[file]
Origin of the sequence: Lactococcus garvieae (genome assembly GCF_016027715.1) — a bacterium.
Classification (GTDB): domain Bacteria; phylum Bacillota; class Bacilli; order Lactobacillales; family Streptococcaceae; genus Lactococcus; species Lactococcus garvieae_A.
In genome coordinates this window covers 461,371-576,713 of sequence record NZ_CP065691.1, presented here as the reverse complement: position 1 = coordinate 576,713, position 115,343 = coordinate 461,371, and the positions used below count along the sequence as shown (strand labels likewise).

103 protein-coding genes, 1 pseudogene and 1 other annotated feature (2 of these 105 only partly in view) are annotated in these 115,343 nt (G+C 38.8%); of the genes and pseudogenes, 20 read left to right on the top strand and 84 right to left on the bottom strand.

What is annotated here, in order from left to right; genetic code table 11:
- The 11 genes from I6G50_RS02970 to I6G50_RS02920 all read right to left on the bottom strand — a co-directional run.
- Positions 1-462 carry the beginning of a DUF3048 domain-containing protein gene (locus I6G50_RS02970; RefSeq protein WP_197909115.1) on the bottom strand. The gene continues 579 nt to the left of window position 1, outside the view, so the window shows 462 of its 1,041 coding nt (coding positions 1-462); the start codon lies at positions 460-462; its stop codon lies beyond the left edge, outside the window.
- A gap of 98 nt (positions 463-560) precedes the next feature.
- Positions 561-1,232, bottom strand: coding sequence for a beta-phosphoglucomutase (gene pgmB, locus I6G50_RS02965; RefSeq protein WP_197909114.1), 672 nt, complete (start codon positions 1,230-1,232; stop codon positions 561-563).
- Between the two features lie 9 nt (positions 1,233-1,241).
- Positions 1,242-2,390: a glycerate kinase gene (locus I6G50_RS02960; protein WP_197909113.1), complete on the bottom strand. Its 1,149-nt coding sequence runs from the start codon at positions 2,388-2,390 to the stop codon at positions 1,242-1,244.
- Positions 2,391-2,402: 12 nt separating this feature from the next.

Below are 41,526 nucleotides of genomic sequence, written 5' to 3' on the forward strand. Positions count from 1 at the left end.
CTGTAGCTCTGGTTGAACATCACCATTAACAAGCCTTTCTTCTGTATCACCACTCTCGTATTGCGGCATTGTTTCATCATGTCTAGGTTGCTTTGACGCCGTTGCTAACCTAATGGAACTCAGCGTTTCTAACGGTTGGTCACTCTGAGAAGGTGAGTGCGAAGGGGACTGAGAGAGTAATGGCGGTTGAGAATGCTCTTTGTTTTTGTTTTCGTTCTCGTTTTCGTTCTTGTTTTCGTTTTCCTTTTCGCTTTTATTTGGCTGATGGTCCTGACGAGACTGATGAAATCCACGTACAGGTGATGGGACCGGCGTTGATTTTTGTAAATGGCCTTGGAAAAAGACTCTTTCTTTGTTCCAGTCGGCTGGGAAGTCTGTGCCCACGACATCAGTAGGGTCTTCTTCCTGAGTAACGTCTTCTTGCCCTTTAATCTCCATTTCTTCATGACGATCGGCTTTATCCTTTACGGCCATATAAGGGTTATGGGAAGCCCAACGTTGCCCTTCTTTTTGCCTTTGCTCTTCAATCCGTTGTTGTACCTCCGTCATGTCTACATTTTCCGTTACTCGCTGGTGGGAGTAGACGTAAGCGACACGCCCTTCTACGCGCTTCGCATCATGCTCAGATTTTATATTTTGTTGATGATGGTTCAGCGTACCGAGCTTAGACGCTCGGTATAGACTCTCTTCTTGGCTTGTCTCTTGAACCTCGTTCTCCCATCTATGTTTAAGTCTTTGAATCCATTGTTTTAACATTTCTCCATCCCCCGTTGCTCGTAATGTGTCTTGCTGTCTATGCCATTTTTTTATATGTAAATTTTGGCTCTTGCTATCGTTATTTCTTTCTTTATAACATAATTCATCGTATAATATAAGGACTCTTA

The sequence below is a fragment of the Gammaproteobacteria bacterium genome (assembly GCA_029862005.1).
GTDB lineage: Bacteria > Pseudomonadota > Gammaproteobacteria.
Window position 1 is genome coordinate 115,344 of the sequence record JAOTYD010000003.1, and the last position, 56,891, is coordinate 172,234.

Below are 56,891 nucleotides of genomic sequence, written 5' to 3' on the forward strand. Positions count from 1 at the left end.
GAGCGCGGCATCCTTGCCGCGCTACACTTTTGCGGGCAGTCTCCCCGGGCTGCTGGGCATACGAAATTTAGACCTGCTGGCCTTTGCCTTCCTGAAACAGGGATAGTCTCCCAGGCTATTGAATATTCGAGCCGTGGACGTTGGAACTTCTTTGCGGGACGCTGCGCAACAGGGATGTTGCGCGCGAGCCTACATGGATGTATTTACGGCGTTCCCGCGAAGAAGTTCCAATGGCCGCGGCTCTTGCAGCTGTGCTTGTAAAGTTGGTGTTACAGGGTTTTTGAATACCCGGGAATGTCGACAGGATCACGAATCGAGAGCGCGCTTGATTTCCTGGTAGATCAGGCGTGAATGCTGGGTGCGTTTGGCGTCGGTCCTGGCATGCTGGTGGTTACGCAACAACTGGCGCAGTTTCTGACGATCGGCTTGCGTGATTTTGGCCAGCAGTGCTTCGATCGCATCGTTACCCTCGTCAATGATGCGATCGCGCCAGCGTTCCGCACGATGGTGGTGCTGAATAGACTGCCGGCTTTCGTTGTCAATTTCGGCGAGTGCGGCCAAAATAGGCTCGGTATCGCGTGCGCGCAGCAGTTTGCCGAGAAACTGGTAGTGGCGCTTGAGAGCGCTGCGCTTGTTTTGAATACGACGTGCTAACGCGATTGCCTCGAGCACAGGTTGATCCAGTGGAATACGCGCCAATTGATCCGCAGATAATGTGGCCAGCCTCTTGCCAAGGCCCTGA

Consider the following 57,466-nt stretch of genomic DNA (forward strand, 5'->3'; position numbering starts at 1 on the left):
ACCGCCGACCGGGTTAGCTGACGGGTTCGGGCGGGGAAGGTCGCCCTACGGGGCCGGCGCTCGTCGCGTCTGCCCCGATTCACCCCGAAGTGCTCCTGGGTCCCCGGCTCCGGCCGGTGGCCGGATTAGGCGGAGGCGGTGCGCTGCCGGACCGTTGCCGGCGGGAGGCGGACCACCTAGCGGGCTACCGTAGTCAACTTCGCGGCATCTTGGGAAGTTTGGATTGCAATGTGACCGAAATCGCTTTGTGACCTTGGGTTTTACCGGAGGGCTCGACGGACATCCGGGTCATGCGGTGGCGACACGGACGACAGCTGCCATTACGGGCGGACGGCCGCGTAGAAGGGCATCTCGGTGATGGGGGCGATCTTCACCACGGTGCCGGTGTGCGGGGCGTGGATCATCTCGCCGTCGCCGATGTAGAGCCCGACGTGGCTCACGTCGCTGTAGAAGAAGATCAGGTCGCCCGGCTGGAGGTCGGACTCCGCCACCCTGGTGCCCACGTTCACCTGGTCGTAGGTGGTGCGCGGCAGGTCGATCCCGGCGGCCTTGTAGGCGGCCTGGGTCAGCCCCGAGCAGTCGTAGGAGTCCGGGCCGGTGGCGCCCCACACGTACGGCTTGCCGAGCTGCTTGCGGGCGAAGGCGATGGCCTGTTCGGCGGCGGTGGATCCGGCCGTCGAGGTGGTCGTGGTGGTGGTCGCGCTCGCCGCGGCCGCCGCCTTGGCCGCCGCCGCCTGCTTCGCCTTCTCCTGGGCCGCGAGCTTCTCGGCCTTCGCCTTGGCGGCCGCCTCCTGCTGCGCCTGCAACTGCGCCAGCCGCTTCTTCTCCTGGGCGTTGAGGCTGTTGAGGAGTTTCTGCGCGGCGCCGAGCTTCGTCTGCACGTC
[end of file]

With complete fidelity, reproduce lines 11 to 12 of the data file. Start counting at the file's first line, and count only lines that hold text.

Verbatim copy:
- Positions 1,242-2,390: a glycerate kinase gene (locus I6G50_RS02960; protein WP_197909113.1), complete on the bottom strand. Its 1,149-nt coding sequence runs from the start codon at positions 2,388-2,390 to the stop codon at positions 1,242-1,244.
- Positions 2,391-2,402: 12 nt separating this feature from the next.